Many mature-aged workers want to have longer working lives but not necessarily in full-time roles. Yet few of us think about or question whether the five day, full-time working week is actually necessary for the majority of workers, because it is so entrenched in our organizational culture. That assumption is being challenged by new research which suggests that employees are more productive and organizations more profitable when people work four rather than five days. Could this be the solution, not just for older workers but for all workers, giving them more free time?
An article in The Sydney Morning Herald recently highlighted the success of an experiment undertaken by New Zealand businessman, Andrew Barnes, to improve productivity by reducing his employees’ workday week to four days while maintaining their normal five day pay. As a result his business has seen a six per cent increase in productivity and 12.5 percent increase in profitability in the 12 months since he permanently introduced the policy. Studies suggest that as well as improving productivity, a four day week increases engagement and commitment to the business, increases life satisfaction, reduces stress levels, helps to attract the right talent and also retain older workers and those with caring responsibilities. There are also potential environmental benefits such as less fuel consumption.
Barnes is now an outspoken advocate who believes the five day week “is obsolete in the 21st century”. Australian industry leaders are less convinced however, seeing “no merit” in a four day week. Barnes suggests they need to look more closely at the trial and research results to get a better understanding of the benefits. The idea is garnering attention internationally. At least 250 companies in the U.K. have taken it up with research suggesting an estimated annual collective saving of £92 billion. Microsoft also trialled a four day week for employees in Japan with a consequent productivity jump of 40 percent.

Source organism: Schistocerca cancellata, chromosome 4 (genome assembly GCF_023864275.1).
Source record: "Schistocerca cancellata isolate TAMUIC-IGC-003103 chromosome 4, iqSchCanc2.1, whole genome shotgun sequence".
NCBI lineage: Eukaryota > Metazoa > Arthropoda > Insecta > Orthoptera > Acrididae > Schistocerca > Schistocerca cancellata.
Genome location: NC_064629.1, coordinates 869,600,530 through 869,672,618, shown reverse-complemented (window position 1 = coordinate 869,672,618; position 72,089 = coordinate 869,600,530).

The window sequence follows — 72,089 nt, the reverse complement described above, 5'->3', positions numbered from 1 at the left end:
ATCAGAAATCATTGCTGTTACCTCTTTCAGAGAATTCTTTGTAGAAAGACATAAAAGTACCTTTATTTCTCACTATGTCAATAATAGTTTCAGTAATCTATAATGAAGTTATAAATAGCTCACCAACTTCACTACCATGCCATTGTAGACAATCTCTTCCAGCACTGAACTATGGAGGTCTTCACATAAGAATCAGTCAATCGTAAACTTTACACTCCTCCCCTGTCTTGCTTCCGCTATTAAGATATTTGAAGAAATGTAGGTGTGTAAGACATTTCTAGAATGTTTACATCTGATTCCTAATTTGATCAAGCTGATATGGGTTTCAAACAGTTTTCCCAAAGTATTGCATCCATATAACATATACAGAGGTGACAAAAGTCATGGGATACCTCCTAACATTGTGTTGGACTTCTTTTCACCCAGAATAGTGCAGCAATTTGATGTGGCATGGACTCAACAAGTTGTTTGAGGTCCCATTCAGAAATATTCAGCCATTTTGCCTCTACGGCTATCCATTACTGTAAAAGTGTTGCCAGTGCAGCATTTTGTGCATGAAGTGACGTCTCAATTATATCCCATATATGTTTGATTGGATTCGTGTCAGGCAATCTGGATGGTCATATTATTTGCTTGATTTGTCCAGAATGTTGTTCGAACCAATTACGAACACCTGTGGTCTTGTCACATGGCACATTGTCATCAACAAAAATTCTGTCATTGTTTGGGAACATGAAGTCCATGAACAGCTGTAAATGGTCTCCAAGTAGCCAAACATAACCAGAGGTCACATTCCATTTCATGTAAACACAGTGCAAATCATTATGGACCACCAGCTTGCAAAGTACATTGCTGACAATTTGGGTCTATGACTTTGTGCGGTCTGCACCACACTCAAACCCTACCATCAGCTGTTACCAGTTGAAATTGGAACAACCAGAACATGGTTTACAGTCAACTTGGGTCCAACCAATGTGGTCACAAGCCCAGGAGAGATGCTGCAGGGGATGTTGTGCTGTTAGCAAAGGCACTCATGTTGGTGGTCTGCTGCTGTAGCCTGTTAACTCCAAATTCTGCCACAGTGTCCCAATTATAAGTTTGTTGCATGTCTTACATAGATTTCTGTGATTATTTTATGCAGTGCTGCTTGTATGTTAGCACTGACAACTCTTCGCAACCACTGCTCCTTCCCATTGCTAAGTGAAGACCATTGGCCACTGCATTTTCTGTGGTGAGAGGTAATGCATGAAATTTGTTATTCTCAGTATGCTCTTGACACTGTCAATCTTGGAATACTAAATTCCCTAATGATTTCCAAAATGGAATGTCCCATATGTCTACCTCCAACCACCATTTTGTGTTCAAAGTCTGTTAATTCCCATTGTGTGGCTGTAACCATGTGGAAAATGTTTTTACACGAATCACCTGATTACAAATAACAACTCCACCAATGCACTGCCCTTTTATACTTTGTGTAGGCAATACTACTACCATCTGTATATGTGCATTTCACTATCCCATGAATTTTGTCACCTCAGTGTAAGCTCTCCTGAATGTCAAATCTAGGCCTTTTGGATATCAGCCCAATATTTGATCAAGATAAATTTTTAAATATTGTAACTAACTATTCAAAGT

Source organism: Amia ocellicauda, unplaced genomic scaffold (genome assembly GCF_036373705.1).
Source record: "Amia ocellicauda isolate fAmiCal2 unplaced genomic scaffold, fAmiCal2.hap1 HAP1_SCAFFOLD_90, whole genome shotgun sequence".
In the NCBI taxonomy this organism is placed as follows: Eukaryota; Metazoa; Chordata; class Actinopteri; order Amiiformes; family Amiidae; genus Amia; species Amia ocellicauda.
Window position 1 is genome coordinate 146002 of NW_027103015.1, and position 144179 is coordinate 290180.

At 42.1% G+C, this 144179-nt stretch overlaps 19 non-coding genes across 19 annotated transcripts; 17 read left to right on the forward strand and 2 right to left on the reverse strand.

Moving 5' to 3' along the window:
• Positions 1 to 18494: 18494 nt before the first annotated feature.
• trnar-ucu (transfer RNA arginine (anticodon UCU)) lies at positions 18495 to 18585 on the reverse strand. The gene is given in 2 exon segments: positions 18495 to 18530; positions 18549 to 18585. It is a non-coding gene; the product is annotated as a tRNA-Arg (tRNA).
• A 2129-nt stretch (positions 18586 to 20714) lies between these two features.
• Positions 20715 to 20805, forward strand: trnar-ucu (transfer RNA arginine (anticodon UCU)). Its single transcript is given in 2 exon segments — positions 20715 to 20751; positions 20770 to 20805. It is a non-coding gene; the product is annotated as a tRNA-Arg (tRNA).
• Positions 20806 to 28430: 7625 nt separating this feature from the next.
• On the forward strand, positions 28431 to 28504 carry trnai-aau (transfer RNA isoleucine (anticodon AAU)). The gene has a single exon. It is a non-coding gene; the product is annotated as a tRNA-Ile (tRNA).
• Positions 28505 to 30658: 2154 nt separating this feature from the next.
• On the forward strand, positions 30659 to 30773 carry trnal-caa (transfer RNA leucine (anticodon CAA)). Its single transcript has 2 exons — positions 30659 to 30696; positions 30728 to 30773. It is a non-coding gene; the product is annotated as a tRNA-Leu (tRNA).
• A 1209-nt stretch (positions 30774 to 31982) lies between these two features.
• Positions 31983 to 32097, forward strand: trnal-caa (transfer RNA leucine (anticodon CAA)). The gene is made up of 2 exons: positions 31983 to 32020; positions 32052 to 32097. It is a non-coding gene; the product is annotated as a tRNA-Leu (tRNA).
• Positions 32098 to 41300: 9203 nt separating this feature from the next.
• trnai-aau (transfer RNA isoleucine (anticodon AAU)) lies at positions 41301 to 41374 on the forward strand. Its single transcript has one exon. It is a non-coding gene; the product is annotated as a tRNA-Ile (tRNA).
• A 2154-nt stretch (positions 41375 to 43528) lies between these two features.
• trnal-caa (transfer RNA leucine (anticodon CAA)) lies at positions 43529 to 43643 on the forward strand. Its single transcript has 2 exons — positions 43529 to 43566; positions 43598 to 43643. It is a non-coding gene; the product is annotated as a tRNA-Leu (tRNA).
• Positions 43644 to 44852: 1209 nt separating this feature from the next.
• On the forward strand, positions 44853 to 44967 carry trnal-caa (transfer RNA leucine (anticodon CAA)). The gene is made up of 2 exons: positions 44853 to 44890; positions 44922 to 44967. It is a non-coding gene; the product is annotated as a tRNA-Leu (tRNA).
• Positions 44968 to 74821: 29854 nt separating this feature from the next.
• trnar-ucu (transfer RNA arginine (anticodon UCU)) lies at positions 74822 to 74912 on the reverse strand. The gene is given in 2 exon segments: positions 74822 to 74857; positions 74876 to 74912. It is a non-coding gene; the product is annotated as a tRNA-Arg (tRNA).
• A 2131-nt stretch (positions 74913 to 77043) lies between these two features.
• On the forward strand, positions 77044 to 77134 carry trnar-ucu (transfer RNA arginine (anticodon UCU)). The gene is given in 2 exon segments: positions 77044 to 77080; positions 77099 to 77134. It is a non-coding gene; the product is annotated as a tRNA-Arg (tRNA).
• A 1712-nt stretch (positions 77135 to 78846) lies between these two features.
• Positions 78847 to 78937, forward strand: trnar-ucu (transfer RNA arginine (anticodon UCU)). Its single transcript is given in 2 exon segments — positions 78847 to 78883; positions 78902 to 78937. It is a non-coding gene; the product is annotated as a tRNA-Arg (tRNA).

It’s worth noting some of the potential downsides. Professor Marian Baird from the University of Sydney cautions that there is plenty of room for abuse with people being expected to fit five days’ work into four, requiring employees to undertake unpaid work at home. This is a trade-off experienced by many women seeking flexibility on their return to work from maternity leave. We also don’t know if productivity gains are sustained over time as it is a relatively new workplace phenomenon and not widely implemented. It could also be very complex to introduce in some sectors such as medicine and education that are intensive, public-facing jobs.
Another solution being proffered to the time squeeze employees, especially those with caring responsibilities experience, is a six hour rather than eight hour day. But history shows that dramatic changes to the working week are not easily won and can take decades before they are widely accepted. However, the conversation seems to be gaining momentum which could be good news for older workers who seek more flexibility at work.
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